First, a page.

Beaches are the temporary deposition of sand and shingle along the coastline, and are the most common depositional landforms. In general, these structures protect the coast from the damaging effects of erosion.

Sandy beaches usually develop due to low energy, constructive waves, in sheltered bays. The action of these constructive waves usually results in gentle and flat profiles. On the other hand, exposed beaches usually have steep and rough profiles. Destructive waves along with their stronger backwashes make it so that pebbles are not able to move far up the beach, thus resulting in their steep profile. Lastly, storm beaches form due to aggressive weathers where waves hurl large materials such as boulders and large pebbles to the back of a beach.


Spits are another type of depositional landform that are unstable, narrow, long stretches of sand, that extend out into the sea. These usually form due to the action of longshore drifts, which move material obliquely along the coastline, and can sometimes result in these extended landforms. Sandy spits usually form due to constructive waves, while shingle spits usually form due to destructive waves. These structures are usually characterized by hooked ends due to the changing wind directions, and wave refraction which carries material into more sheltered areas.


Bars form when spits grow across bays, where the spit joins two headlands on either side of a bay. Like spits, these usually form due to the action of longshore drifts. Bars that enclose bays usually form lagoons, which are low energy regions that have high rates of deposition.


Tombolos are depositional landforms that develop when spits or bars connect the mainland to an island. Once attached, these islands are referred to as tied islands. Since these involve the formation of spits and bars, tombolos are also formed through the action of longshore drifts.

Sand Dunes

Sand dunes are another depositional landform which are characterized by small mounds and ridges of sand found at the top of beaches, above the reach of the waves. These landforms are formed due to the forces of wind that cause build-up of sand. Obstacles that limit sand movement help give sand dunes their mounds and hill-like characteristics.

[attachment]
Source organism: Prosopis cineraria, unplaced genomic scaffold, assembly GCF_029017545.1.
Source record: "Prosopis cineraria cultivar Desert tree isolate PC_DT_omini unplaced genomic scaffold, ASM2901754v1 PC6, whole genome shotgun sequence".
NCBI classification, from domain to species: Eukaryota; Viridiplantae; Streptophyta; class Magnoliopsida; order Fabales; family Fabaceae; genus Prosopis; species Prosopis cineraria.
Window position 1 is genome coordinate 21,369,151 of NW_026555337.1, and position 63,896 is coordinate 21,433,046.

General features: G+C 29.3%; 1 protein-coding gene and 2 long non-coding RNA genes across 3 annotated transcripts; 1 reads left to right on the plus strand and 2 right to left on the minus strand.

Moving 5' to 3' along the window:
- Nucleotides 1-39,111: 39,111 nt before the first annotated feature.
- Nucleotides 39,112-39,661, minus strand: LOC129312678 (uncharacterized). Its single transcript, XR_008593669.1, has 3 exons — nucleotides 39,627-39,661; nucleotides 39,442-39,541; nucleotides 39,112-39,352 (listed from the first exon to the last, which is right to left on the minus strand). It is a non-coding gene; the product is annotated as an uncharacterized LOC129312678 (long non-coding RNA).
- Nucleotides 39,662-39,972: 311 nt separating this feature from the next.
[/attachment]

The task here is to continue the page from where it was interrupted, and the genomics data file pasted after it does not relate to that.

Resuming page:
Frequently Asked Questions

What do we mean by Coastal Deposition?  

Coastal deposition occurs when waves lose energy, thus resulting in the deposition and settlement of different sediments and materials that vary in size depending on how much energy is lost.

What are the key factors that affect Coastal Deposition?

The forces of waves and wind that clash with the force of gravity are some of the key factors of coastal deposition. When gravity is much stronger than the forces of waves, deposition usually follows.

Other external factors that contribute to coastal deposition include climate, aggresive weather, rate of transportation, grain size, and other geological processes.

How frequent is Coastal Deposition?

Coastal deposition is a continuous process. Depending on the materials and sediments being transported, some materials may take much longer to transport and deposit than other materials. Additionally, wave energy and other weather factors affect how fast and how much material is deposited along these coastlines.


  2. Araya-Vergara J.F. (1982) Marine-deposition coasts. In: Beaches and Coastal Geology. Encyclopedia of Earth Science. Springer, Boston, MA  
  3. Wright, L. D., & Thom, B. G. (1977). Coastal depositional landforms: a morphodynamic approach. Progress in Physical Geography: Earth and Environment, 1(3), 412–459.

Cite/Link to This Article

  • "Coastal Deposition". Geography Revision. Accessed on December 6, 2021.

  • "Coastal Deposition". Geography Revision, Accessed 6 December, 2021.

  • Coastal Deposition. Geography Revision. Retrieved from